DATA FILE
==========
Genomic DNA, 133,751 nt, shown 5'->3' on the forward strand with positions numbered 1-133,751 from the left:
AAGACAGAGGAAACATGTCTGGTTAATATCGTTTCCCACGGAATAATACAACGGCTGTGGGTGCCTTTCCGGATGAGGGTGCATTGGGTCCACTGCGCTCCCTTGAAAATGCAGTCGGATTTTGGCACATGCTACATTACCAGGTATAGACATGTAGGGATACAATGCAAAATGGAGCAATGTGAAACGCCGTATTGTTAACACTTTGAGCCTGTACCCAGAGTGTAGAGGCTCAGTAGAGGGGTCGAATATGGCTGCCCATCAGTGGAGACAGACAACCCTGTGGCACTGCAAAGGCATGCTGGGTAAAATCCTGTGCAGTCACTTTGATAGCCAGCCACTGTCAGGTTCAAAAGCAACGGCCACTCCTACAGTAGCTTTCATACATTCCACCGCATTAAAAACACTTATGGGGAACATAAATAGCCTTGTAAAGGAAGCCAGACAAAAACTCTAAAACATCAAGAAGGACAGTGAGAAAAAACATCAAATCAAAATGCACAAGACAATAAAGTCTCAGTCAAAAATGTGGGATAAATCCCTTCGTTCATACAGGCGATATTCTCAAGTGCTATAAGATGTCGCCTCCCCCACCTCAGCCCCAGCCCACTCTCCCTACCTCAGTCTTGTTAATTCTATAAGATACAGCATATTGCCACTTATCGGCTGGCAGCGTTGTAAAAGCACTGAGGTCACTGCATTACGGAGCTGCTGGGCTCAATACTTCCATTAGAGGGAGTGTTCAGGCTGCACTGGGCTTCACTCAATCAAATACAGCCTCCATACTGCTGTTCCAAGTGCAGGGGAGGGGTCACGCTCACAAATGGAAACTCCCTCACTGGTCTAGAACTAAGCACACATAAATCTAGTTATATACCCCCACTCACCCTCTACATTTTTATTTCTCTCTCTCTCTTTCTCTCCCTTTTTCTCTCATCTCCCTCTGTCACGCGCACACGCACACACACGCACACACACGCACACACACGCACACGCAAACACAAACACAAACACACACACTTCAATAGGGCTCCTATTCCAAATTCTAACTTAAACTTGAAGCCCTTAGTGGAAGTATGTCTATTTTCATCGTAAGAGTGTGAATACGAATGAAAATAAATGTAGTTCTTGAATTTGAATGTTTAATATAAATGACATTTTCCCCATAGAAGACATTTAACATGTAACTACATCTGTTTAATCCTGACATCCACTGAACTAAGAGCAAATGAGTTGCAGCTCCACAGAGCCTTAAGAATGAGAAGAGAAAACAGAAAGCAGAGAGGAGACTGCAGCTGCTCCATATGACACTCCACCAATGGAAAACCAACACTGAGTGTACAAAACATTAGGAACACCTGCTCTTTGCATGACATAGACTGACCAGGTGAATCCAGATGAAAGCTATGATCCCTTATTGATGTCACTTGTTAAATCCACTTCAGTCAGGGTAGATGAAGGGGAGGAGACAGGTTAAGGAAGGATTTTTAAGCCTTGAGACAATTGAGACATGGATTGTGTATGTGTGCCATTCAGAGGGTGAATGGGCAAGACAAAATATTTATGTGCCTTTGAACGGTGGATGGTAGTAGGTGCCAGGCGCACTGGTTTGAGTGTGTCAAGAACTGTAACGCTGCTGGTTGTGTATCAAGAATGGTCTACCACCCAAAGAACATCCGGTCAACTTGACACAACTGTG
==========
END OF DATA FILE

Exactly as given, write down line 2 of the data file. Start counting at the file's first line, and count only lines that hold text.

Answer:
AAGACAGAGGAAACATGTCTGGTTAATATCGTTTCCCACGGAATAATACAACGGCTGTGGGTGCCTTTCCGGATGAGGGTGCATTGGGTCCACTGCGCTCCCTTGAAAATGCAGTCGGATTTTGGCACATGCTACATTACCAGGTATAGACATGTAGGGATACAATGCAAAATGGAGCAATGTGAAACGCCGTATTGTTAACACTTTGAGCCTGTACCCAGAGTGTAGAGGCTCAGTAGAGGGGTCGAATATGGCTGCCCATCAGTGGAGACAGACAACCCTGTGGCACTGCAAAGGCATGCTGGGTAAAATCCTGTGCAGTCACTTTGATAGCCAGCCACTGTCAGGTTCAAAAGCAACGGCCACTCCTACAGTAGCTTTCATACATTCCACCGCATTAAAAACACTTATGGGGAACATAAATAGCCTTGTAAAGGAAGCCAGACAAAAACTCTAAAACATCAAGAAGGACAGTGAGAAAAAACATCAAATCAAAATGCACAAGACAATAAAGTCTCAGTCAAAAATGTGGGATAAATCCCTTCGTTCATACAGGCGATATTCTCAAGTGCTATAAGATGTCGCCTCCCCCACCTCAGCCCCAGCCCACTCTCCCTACCTCAGTCTTGTTAATTCTATAAGATACAGCATATTGCCACTTATCGGCTGGCAGCGTTGTAAAAGCACTGAGGTCACTGCATTACGGAGCTGCTGGGCTCAATACTTCCATTAGAGGGAGTGTTCAGGCTGCACTGGGCTTCACTCAATCAAATACAGCCTCCATACTGCTGTTCCAAGTGCAGGGGAGGGGTCACGCTCACAAATGGAAACTCCCTCACTGGTCTAGAACTAAGCACACATAAATCTAGTTATATACCCCCACTCACCCTCTACATTTTTATTTCTCTCTCTCTCTTTCTCTCCCTTTTTCTCTCATCTCCCTCTGTCACGCGCACACGCACACACACGCACACACACGCACACACACGCACACGCAAACACAAACACAAACACACACACTTCAATAGGGCTCCTATTCCAAATTCTAACTTAAACTTGAAGCCCTTAGTGGAAGTATGTCTATTTTCATCGTAAGAGTGTGAATACGAATGAAAATAAATGTAGTTCTTGAATTTGAATGTTTAATATAAATGACATTTTCCCCATAGAAGACATTTAACATGTAACTACATCTGTTTAATCCTGACATCCACTGAACTAAGAGCAAATGAGTTGCAGCTCCACAGAGCCTTAAGAATGAGAAGAGAAAACAGAAAGCAGAGAGGAGACTGCAGCTGCTCCATATGACACTCCACCAATGGAAAACCAACACTGAGTGTACAAAACATTAGGAACACCTGCTCTTTGCATGACATAGACTGACCAGGTGAATCCAGATGAAAGCTATGATCCCTTATTGATGTCACTTGTTAAATCCACTTCAGTCAGGGTAGATGAAGGGGAGGAGACAGGTTAAGGAAGGATTTTTAAGCCTTGAGACAATTGAGACATGGATTGTGTATGTGTGCCATTCAGAGGGTGAATGGGCAAGACAAAATATTTATGTGCCTTTGAACGGTGGATGGTAGTAGGTGCCAGGCGCACTGGTTTGAGTGTGTCAAGAACTGTAACGCTGCTGGTTGTGTATCAAGAATGGTCTACCACCCAAAGAACATCCGGTCAACTTGACACAACTGTG